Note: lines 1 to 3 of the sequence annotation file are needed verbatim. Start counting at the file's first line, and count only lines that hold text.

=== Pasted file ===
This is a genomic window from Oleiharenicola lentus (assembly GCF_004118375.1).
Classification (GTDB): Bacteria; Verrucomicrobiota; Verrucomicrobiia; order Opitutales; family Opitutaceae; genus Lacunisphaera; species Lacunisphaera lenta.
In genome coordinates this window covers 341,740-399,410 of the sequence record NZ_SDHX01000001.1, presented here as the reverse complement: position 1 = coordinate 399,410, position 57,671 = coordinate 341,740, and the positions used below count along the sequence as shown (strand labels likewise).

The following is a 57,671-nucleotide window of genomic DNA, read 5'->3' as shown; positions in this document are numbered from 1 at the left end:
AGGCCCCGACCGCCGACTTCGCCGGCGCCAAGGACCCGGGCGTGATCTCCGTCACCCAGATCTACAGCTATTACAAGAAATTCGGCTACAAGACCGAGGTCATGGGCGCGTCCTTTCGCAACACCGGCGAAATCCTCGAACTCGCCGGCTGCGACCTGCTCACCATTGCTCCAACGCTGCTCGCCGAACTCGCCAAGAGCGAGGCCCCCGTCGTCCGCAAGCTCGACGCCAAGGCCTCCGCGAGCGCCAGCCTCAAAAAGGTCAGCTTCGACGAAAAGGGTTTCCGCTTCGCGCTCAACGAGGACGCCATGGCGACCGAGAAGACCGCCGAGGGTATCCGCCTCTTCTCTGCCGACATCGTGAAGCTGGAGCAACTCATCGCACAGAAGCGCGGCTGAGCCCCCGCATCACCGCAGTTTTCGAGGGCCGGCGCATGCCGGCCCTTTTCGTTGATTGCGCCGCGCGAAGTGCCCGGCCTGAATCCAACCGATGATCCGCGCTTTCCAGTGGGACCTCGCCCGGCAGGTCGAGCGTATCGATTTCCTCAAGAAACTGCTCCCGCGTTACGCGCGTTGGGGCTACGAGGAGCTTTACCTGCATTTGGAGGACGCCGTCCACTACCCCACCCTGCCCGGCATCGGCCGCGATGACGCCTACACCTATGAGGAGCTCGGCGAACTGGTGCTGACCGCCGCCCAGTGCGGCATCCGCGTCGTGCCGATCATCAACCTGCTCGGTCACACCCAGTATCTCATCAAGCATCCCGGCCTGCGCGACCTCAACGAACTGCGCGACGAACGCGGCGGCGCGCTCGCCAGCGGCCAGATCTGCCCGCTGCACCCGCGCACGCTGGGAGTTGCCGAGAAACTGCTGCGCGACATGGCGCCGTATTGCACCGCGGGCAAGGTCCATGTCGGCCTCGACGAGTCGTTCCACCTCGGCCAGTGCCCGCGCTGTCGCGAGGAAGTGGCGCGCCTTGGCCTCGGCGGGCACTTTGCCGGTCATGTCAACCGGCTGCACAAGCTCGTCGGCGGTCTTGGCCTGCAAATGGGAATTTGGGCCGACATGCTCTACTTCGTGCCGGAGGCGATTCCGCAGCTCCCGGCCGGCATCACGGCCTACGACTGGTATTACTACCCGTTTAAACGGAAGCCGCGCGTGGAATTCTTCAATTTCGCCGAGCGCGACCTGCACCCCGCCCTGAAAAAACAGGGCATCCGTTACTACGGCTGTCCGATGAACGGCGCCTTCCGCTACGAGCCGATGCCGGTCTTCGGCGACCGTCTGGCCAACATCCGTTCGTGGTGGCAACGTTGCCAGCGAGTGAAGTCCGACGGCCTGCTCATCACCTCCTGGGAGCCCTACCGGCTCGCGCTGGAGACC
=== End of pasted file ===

This is a genomic window from Oleiharenicola lentus (assembly GCF_004118375.1).
Classification (GTDB): Bacteria; Verrucomicrobiota; Verrucomicrobiia; order Opitutales; family Opitutaceae; genus Lacunisphaera; species Lacunisphaera lenta.
In genome coordinates this window covers 341,740-399,410 of the sequence record NZ_SDHX01000001.1, presented here as the reverse complement: position 1 = coordinate 399,410, position 57,671 = coordinate 341,740, and the positions used below count along the sequence as shown (strand labels likewise).